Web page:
Napa Valley is big, 29 miles from Napa to Calistoga.  Sonoma County is even bigger, 1,768 square miles.  (You can look it up; we couldn’t believe it either.)  In both cases, there are wineries almost everywhere.  There are 375 in Napa Valley and 425 in Sonoma County.  Words of advice: You can’t try them all, at least not in a single trip.  Maybe not in a lifetime.

So if you’re going to go wine tasting in these two renowned corners of Wine Country, you’re going to have to know how to get around.

An issue of a free magazine with winery maps.  Photo courtesy of Wine Country This Week.

  • Plan A: Check a winery map before you go. There are a lot of them available, but if you look closely they pretty much all come from the same source, Wine Country.com.  The maps are fairly detailed and show the location of most of the wineries you’d like to visit.

Pros: It’s always a good idea to think ahead about where you want to go on a vacation or a day out.  So, for example, let’s say you’re really intent on visiting Beaulieu Vineyard.  With a map, you will learn that Grgich Hills, Franciscan and Inglenook are quite nearby.  With a little time for lunch, that should make your day.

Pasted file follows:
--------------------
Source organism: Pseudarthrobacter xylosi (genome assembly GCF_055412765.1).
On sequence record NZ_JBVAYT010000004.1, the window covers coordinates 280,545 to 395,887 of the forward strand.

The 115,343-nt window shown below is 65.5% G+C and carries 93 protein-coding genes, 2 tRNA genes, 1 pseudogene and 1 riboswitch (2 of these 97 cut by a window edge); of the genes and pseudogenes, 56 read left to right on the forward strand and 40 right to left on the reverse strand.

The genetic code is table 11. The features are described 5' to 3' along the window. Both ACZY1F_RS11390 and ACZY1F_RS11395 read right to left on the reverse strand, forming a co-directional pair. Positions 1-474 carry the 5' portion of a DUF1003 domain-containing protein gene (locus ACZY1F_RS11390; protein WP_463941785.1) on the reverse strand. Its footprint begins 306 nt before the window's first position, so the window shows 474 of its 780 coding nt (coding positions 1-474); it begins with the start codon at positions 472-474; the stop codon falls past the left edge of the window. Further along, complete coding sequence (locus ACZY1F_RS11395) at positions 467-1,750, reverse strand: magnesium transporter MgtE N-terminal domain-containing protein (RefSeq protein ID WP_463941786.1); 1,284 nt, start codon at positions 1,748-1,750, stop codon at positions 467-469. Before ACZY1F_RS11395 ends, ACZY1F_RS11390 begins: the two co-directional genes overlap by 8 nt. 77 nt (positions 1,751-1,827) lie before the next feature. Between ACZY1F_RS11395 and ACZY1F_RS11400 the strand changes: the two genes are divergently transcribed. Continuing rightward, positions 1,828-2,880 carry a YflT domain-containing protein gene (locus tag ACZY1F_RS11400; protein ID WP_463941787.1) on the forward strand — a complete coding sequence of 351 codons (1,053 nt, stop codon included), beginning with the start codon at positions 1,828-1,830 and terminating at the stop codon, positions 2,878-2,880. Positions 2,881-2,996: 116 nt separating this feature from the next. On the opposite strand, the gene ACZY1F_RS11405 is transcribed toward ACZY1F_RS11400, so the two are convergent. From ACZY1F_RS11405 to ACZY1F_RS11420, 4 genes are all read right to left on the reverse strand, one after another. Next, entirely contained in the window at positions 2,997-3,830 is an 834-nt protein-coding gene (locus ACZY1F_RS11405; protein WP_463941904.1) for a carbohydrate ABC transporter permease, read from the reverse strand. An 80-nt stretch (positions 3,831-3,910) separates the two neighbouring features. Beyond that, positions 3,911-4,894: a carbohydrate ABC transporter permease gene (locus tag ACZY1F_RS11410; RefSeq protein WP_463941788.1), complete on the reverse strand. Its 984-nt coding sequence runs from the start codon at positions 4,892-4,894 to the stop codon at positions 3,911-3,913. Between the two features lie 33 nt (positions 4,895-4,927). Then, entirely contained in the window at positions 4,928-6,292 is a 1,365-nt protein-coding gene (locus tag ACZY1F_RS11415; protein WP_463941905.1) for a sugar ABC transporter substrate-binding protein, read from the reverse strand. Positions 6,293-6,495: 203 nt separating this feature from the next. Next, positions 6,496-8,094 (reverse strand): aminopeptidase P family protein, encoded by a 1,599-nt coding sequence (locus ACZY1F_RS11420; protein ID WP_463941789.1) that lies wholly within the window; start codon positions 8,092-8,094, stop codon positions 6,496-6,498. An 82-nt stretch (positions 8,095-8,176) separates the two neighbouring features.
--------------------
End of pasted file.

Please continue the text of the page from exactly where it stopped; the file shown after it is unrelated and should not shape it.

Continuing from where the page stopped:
Cons: Keep in mind that distances on a map look a lot shorter than what you actually experience when you’re there.  The important lesson is to spend your time tasting, not driving from one end of the region to another.  An inch on your screen may be ten miles of weekend traffic.  So read the map with care.

  • Plan B: Pick up a map when you get there. Almost every winery has a stack of free magazines by the door and many of them contain maps.  The most commonly found magazine is Wine Country This Week, which is mostly advertising for wines and wineries.  And the map is from Wine Country.com.